Unless you've invested years of practice, over-the-shoulder throws and flips usually aren't the best way of defending yourself against a bigger opponent. Most over-the-shoulder throws require you to get your body very close to your opponents -- the exact opposite of your ultimate goal during a self-defense situation. Still, you can still practice a basic over-the-shoulder throw for in preparation for a martial arts tournament, or to build strength, body confidence and a better understanding of leverage.
Stand facing your opponent in a comfortable, relaxed stance, feet hip width apart and arms by your side. Once you feel comfortable with the basic technique of the throw, you can practice doing it from various positions -- for example from a clinch or while defending against a strike.
Grasp your opponent's left hand with your right, and pull him slightly toward you. Getting him off-balance now makes him much easier to throw. You could also arrive at this position from a clinch or while defending against a strike.
Step forward and right with your left foot at the same time as you pull, then pivot on that foot, swinging your body so that you face roughly the same direction as your opponent and your hips are very close to his. The key to performing a clean, effective throw on someone bigger than you is getting your center of balance -- for general purposes, consider that your hips -- directly below his.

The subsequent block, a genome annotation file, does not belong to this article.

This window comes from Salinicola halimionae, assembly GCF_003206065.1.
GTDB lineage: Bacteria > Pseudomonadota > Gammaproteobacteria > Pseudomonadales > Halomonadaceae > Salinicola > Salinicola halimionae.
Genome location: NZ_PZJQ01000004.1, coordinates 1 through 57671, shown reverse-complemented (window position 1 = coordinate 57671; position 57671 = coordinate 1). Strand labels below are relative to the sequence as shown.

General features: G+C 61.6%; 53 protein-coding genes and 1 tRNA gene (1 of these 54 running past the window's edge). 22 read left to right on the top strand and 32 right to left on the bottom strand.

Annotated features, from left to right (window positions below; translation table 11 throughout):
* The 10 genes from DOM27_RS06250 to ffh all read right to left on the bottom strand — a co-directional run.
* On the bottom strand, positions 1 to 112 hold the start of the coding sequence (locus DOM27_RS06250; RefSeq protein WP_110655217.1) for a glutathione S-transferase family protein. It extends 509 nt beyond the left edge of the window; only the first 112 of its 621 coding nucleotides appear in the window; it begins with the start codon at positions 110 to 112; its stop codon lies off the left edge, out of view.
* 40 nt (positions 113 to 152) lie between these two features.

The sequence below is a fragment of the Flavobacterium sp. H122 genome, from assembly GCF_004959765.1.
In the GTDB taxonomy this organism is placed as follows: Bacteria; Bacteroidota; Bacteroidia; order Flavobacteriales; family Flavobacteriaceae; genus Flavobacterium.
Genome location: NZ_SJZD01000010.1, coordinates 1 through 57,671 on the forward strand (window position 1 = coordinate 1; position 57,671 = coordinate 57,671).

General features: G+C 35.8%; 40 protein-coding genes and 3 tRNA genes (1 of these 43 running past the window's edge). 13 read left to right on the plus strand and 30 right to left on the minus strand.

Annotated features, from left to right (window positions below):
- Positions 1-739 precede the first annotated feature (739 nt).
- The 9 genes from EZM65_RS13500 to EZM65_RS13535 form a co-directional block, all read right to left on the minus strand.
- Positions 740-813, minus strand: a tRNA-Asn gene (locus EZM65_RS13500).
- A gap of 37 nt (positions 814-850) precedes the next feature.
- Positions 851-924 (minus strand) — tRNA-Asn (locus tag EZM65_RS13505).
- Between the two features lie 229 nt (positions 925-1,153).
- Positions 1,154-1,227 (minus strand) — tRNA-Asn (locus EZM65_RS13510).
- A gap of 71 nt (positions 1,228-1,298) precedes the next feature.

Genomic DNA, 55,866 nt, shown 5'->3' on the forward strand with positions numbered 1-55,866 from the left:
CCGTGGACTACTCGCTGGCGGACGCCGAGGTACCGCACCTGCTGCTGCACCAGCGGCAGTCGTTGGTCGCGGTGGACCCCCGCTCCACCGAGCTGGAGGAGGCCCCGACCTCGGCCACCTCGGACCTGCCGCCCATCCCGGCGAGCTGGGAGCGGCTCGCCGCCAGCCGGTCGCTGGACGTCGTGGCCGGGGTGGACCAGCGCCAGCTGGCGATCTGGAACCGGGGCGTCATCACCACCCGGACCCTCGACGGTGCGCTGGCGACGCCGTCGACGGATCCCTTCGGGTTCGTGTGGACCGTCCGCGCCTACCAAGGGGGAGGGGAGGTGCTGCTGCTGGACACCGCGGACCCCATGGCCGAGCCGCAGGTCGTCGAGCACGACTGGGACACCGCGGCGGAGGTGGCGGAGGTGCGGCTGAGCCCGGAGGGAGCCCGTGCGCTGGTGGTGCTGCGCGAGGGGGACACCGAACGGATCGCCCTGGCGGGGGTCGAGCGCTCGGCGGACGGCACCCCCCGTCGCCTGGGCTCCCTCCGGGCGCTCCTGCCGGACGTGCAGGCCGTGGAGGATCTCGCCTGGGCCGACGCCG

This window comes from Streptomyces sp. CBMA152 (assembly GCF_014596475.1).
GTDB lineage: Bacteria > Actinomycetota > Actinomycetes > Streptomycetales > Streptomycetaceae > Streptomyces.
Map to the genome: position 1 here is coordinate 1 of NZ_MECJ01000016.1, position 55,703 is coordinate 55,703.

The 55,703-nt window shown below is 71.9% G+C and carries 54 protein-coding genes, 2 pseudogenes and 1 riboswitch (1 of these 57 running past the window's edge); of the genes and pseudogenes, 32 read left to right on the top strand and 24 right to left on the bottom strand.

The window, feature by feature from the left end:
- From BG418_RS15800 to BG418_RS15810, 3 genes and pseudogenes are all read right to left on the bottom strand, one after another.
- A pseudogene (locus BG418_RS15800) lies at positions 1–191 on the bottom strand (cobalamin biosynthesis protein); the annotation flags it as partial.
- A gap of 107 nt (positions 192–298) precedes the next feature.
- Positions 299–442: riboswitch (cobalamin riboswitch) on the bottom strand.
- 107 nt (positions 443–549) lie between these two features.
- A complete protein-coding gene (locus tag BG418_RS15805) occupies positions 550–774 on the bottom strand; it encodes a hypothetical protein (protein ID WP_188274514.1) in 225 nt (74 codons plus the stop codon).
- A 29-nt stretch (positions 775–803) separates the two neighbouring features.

Swing your left arm around your opponent's torso if possible. You'll use it to guide the position of his upper body, but not to force it. Squat slightly, to get your hips below your opponent's, and continue pulling on your opponent's left hand with your right. His hips should end up over your hips and his left armpit should end up over your left shoulder.
Straighten your legs, lifting your hips -- and thus your opponent's -- straight up. At the same time pull his left arm down and to the right, as if you were pulling a towel over your left shoulder. If you combine these two movements properly, he will go flying over your left shoulder.